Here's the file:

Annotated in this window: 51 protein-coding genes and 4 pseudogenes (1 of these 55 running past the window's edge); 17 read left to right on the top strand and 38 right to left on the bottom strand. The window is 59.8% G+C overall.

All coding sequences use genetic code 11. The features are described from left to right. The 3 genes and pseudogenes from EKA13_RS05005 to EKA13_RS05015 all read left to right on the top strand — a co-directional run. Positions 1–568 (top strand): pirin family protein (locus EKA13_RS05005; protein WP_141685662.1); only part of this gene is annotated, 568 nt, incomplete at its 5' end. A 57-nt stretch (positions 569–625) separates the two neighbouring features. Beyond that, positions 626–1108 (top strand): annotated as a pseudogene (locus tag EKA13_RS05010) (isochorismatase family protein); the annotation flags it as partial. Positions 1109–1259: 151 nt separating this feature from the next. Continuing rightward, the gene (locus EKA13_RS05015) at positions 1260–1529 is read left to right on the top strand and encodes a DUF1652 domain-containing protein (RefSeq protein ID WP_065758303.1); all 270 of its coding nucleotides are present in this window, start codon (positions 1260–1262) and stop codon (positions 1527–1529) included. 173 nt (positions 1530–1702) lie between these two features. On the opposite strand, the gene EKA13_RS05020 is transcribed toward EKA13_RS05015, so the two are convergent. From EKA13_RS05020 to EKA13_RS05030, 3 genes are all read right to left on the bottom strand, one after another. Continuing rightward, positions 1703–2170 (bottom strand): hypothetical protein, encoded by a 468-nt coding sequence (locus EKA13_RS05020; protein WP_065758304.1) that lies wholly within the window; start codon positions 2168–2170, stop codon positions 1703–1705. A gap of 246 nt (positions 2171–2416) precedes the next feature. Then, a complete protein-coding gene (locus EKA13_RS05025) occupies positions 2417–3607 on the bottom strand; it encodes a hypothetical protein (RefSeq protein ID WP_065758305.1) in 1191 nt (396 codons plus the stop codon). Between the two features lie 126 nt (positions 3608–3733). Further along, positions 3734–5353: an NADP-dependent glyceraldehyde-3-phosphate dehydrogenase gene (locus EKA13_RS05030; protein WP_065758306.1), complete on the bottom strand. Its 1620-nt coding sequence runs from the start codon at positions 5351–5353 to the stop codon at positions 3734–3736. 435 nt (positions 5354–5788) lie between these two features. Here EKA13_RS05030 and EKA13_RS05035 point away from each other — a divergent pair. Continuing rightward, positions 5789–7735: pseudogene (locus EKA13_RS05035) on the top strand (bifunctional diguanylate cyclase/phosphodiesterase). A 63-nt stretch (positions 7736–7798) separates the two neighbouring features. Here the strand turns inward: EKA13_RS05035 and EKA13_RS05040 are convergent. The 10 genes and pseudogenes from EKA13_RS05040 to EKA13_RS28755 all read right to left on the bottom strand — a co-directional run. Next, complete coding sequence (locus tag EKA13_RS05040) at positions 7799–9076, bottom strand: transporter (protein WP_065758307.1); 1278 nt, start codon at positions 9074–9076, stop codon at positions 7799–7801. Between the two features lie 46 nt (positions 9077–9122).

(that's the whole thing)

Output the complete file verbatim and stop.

Annotated in this window: 51 protein-coding genes and 4 pseudogenes (1 of these 55 running past the window's edge); 17 read left to right on the top strand and 38 right to left on the bottom strand. The window is 59.8% G+C overall.

All coding sequences use genetic code 11. The features are described from left to right. The 3 genes and pseudogenes from EKA13_RS05005 to EKA13_RS05015 all read left to right on the top strand — a co-directional run. Positions 1–568 (top strand): pirin family protein (locus EKA13_RS05005; protein WP_141685662.1); only part of this gene is annotated, 568 nt, incomplete at its 5' end. A 57-nt stretch (positions 569–625) separates the two neighbouring features. Beyond that, positions 626–1108 (top strand): annotated as a pseudogene (locus tag EKA13_RS05010) (isochorismatase family protein); the annotation flags it as partial. Positions 1109–1259: 151 nt separating this feature from the next. Continuing rightward, the gene (locus EKA13_RS05015) at positions 1260–1529 is read left to right on the top strand and encodes a DUF1652 domain-containing protein (RefSeq protein ID WP_065758303.1); all 270 of its coding nucleotides are present in this window, start codon (positions 1260–1262) and stop codon (positions 1527–1529) included. 173 nt (positions 1530–1702) lie between these two features. On the opposite strand, the gene EKA13_RS05020 is transcribed toward EKA13_RS05015, so the two are convergent. From EKA13_RS05020 to EKA13_RS05030, 3 genes are all read right to left on the bottom strand, one after another. Continuing rightward, positions 1703–2170 (bottom strand): hypothetical protein, encoded by a 468-nt coding sequence (locus EKA13_RS05020; protein WP_065758304.1) that lies wholly within the window; start codon positions 2168–2170, stop codon positions 1703–1705. A gap of 246 nt (positions 2171–2416) precedes the next feature. Then, a complete protein-coding gene (locus EKA13_RS05025) occupies positions 2417–3607 on the bottom strand; it encodes a hypothetical protein (RefSeq protein ID WP_065758305.1) in 1191 nt (396 codons plus the stop codon). Between the two features lie 126 nt (positions 3608–3733). Further along, positions 3734–5353: an NADP-dependent glyceraldehyde-3-phosphate dehydrogenase gene (locus EKA13_RS05030; protein WP_065758306.1), complete on the bottom strand. Its 1620-nt coding sequence runs from the start codon at positions 5351–5353 to the stop codon at positions 3734–3736. 435 nt (positions 5354–5788) lie between these two features. Here EKA13_RS05030 and EKA13_RS05035 point away from each other — a divergent pair. Continuing rightward, positions 5789–7735: pseudogene (locus EKA13_RS05035) on the top strand (bifunctional diguanylate cyclase/phosphodiesterase). A 63-nt stretch (positions 7736–7798) separates the two neighbouring features. Here the strand turns inward: EKA13_RS05035 and EKA13_RS05040 are convergent. The 10 genes and pseudogenes from EKA13_RS05040 to EKA13_RS28755 all read right to left on the bottom strand — a co-directional run. Next, complete coding sequence (locus tag EKA13_RS05040) at positions 7799–9076, bottom strand: transporter (protein WP_065758307.1); 1278 nt, start codon at positions 9074–9076, stop codon at positions 7799–7801. Between the two features lie 46 nt (positions 9077–9122).